Research ArticleSEPSIS

The lung is a host defense niche for immediate neutrophil-mediated vascular protection

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Science Immunology  28 Apr 2017:
Vol. 2, Issue 10, eaam8929
DOI: 10.1126/sciimmunol.aam8929

Neutrophils get their blood up

Capillaries in the lung are critical for gas exchange. Now, Yipp et al. report that lung capillaries also contribute to host defense against bloodstream pathogens. They found that vascular neutrophils immediately responded to the presence of endotoxin or bloodstream infection by sequestering within the capillaries but not larger venules. These neutrophils were activated through TLR4 and MyD88 signaling, polarized, and crawled throughout the endothelium, removing lung-sequestered bacteria from circulation. Thus, pulmonary capillaries form a neutrophil niche to capture blood-borne pathogens in the lung.


Bloodstream infection is a hallmark of sepsis, a medically emergent condition requiring rapid treatment. However, up-regulation of host defense proteins through Toll-like receptors (TLRs) and nuclear factor κB requires hours after endotoxin detection. Using confocal pulmonary intravital microscopy, we identified that the lung provides a TLR4–Myd88 (myeloid differentiation primary response gene 88)–dependent and abl tyrosine kinase–dependent niche for immediate CD11b-dependent neutrophil responses to endotoxin and Gram-negative bloodstream pathogens. In an in vivo model of bacteremia, neutrophils crawled to and rapidly phagocytosed Escherichia coli sequestered to the lung endothelium. Therefore, the lung capillaries provide a vascular defensive niche whereby endothelium and neutrophils cooperate for immediate detection and capture of disseminating pathogens.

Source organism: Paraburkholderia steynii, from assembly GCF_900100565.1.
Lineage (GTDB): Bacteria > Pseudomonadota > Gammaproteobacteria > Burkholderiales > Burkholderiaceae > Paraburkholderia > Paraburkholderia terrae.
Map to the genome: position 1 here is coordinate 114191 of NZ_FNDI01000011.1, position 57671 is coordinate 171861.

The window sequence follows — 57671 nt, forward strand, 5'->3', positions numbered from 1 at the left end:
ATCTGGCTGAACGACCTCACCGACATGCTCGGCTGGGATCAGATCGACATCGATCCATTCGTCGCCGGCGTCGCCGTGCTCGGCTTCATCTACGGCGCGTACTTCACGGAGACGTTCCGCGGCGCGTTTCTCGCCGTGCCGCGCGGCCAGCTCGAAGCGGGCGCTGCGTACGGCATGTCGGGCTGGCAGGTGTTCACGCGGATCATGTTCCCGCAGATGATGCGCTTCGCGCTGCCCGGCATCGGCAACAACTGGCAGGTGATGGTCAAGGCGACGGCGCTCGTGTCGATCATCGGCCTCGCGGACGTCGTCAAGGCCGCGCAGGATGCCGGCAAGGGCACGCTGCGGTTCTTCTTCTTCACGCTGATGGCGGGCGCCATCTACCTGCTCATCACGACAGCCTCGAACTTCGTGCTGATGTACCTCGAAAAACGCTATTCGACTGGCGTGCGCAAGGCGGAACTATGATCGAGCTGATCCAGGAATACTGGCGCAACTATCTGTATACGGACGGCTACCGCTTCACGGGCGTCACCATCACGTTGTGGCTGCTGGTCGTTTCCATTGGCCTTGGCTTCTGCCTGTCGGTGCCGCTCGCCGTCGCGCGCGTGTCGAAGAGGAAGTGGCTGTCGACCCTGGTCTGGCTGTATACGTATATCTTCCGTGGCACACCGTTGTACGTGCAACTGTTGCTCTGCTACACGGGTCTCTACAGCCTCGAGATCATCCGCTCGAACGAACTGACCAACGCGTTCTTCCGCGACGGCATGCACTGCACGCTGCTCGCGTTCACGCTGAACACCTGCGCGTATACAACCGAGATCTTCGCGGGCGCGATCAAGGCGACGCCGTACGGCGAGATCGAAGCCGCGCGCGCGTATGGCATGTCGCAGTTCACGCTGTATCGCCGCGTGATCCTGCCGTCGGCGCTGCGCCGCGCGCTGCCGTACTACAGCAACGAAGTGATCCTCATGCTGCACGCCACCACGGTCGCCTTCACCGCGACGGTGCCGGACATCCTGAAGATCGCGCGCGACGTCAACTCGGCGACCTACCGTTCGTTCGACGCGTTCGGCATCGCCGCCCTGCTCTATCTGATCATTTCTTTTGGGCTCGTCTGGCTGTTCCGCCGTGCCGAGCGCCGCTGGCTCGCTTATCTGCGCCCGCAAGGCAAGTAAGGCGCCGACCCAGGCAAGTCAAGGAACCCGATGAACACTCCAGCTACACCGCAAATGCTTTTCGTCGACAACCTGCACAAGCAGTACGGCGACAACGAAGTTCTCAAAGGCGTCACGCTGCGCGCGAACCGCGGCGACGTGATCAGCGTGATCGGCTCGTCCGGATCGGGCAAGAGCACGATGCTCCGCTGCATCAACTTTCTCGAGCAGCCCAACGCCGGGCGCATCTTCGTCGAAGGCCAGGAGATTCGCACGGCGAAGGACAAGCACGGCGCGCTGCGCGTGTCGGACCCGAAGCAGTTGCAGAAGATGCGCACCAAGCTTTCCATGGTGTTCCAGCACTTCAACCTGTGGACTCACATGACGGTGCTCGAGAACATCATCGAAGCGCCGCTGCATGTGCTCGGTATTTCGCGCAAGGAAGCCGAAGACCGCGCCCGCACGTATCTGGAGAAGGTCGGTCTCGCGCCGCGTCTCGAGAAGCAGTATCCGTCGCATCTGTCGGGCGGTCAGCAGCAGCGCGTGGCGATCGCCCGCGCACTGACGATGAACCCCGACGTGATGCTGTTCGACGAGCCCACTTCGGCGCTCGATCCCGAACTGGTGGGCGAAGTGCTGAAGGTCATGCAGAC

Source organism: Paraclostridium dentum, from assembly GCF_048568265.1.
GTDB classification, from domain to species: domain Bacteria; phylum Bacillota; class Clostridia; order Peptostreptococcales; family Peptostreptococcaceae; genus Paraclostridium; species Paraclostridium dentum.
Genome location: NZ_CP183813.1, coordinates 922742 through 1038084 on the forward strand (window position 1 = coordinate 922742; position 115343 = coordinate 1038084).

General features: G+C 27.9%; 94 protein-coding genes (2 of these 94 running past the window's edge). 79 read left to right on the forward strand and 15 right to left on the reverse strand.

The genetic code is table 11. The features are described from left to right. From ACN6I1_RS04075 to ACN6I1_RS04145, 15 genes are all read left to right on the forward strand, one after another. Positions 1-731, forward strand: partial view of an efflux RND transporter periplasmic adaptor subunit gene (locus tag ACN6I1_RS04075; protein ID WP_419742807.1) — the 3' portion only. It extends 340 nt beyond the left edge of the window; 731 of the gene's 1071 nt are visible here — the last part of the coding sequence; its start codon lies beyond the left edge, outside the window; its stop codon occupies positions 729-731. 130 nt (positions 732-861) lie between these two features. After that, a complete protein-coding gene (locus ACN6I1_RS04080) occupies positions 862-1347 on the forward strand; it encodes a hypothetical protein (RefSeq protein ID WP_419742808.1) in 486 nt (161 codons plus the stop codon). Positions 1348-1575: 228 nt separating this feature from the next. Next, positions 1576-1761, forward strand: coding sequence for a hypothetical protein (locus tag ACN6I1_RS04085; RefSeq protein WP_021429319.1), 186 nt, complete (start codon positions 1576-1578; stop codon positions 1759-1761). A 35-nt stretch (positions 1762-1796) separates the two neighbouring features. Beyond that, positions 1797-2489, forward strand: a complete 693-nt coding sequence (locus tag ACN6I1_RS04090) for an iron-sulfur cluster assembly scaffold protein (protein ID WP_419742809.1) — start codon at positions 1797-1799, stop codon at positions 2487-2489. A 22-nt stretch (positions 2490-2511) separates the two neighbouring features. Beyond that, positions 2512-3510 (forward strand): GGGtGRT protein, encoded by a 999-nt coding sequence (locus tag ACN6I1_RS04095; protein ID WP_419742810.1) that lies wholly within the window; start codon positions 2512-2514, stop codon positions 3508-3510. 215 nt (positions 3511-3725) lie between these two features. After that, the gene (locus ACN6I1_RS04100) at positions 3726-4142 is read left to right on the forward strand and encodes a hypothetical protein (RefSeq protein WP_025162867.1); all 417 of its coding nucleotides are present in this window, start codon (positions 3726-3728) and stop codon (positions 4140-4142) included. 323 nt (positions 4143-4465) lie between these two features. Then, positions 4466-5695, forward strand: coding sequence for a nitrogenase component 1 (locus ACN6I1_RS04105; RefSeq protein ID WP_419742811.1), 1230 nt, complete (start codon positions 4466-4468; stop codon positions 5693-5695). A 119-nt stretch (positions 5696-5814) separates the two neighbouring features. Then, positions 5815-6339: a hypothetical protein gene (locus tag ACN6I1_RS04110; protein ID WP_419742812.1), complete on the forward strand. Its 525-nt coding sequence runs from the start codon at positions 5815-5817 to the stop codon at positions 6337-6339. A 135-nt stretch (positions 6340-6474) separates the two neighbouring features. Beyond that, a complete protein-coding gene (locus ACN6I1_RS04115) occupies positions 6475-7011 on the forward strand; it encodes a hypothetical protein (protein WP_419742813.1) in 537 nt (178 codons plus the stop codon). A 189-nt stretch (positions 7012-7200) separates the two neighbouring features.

Sepsis is a deleterious host response to an infection that continues to have an unacceptably high mortality (1). Of particular concern is that sepsis with bacteremia, or bloodstream infection, has even worse outcomes in humans (2). Bloodstream infections are common both in the community (35) and in the hospital (69). Escherichia coli is a major overall causative organism found in community-acquired and hospital-acquired bloodstream infections (3, 10). Alarmingly, Gram-negative bacteria are rapidly developing resistance to broad-spectrum antibiotics and, in some circumstances, have become pan-antibiotic–resistant (11, 12). It is now recognized that sepsis is a medical emergency, similar to heart attacks and strokes, whereby every hour of untreated infection markedly decreases the likelihood of patient survival (13). Likewise, the innate immune system must provide immediate protection when pathogens enter the bloodstream until the administration of effective antibiotics.